Here is a snippet from an example on
They use what looks like a do loop.
I tried putting it into their search, but nothing came back for "do".

As far as I can tell it forces the loop intially, otherwise the while statement would cause it drop through without it.

What is this the "do" statement intended for and when is it appropriate?

The fact is, I wrote a similar program without "do" . I just intialized the variable to 1.

code from C++:

// vector::push_back
#include <iostream>
#include <vector>
using namespace std;

int main ()
  vector<int> myvector;
  int myint;

  cout << "Please enter some integers (enter 0 to end):\n";

  do {
    cin >> myint;
    myvector.push_back (myint);
  } while (myint);

  cout << "myvector stores " << (int) myvector.size() << " numbers.\n";

  return 0;

Now, here is the way I did it without "do".

#include <iostream>
#include <vector>
using namespace std;

vector<int> vint;
int input;

int main()
        cout << "Enter an integer (Enter 0 to exit) ";
        cin >> input;

        vector<int>::iterator it;

for(it=vint.begin(); it < vint.end(); it++)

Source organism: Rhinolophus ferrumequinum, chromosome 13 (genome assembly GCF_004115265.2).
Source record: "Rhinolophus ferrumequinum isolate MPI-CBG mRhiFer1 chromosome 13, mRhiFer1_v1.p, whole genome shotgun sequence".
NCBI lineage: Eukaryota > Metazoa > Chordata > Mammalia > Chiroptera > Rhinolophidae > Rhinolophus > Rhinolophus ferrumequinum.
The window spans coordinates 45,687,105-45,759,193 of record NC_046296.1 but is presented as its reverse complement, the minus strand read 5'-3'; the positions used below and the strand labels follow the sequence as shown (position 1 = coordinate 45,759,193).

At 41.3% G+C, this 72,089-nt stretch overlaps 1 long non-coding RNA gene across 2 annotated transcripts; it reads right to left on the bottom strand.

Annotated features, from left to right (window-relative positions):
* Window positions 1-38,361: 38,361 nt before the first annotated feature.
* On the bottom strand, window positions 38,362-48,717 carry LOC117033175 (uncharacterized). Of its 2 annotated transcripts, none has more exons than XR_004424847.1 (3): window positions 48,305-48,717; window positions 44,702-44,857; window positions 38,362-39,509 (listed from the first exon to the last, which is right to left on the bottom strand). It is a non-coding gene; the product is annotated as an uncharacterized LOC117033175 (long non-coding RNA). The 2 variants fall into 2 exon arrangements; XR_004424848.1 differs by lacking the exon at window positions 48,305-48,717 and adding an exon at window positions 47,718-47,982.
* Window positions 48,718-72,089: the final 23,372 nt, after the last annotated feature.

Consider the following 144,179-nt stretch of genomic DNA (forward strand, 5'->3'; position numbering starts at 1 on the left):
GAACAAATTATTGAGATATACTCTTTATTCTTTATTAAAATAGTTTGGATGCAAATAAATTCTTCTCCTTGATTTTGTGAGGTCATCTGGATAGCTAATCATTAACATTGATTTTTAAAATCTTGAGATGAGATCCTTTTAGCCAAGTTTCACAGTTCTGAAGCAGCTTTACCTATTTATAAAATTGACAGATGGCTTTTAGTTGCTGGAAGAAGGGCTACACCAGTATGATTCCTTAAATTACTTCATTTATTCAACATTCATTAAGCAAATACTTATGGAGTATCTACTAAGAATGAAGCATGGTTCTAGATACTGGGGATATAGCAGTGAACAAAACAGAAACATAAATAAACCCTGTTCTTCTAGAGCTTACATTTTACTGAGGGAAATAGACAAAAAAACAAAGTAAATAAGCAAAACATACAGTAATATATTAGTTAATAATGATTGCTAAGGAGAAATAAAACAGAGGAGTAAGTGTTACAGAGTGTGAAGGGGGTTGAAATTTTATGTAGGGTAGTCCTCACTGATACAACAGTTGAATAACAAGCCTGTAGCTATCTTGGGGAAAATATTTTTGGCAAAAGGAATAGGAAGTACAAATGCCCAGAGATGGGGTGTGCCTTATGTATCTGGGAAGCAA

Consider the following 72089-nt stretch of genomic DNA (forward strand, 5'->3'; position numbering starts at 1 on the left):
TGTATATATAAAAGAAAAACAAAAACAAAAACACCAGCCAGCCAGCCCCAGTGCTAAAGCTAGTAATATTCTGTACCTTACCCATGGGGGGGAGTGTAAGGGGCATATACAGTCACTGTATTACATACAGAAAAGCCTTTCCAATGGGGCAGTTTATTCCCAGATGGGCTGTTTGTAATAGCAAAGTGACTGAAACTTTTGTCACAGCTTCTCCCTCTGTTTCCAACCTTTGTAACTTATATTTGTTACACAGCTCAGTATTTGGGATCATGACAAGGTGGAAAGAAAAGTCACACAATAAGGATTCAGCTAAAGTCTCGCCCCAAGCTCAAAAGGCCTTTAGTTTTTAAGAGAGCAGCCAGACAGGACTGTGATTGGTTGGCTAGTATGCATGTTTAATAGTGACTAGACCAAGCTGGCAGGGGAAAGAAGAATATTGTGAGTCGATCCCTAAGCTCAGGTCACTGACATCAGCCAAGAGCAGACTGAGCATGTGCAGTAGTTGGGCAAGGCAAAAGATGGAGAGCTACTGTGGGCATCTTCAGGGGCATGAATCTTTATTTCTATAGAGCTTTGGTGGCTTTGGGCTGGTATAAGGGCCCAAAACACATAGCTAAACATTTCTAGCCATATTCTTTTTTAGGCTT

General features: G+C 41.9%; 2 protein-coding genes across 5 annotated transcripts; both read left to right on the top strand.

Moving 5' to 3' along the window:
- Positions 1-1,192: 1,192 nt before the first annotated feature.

cout << *it << " ";
cout << endl;
return 0;

Its not a 'do' statement. Its called a 'do..while' loop, much like the 'while' loop except that the enclosing block is guaranteed to run at least once.

int i = 0;
   //some code, this would never be executed
   // since the condition is checked before entering the block

    //this code will be executed at least once.
} while(i);

Its just a convenience thingy. Most people find some solutions more expressive using the do..while loop. For example, since I know that my application menu should be displayed at least once irrespective of the user input, I would use a 'do...while' loop. That being said, all 'while' loops can be converted to 'do...while' loops by losing / gaining some expressiveness.

Member Avatar for iamthwee

>What is this the "do" statement intended for and when is it appropriate?

A do...While loop, is like borrowing your Dad's car them telling him later.

A While loop, is like asking your dad before you borrow the car.

The first premise has the advantage that it happens at least once even if your dad says no.

The second nothing is gonna happen if your dad says 'no'.

It all depends on the situation in your program.

Thanks guys.

This all goes to prove even more that math and programming are not "spectator sports". "Ya gotta do it to glue it".

Be a part of the DaniWeb community

We're a friendly, industry-focused community of developers, IT pros, digital marketers, and technology enthusiasts meeting, networking, learning, and sharing knowledge.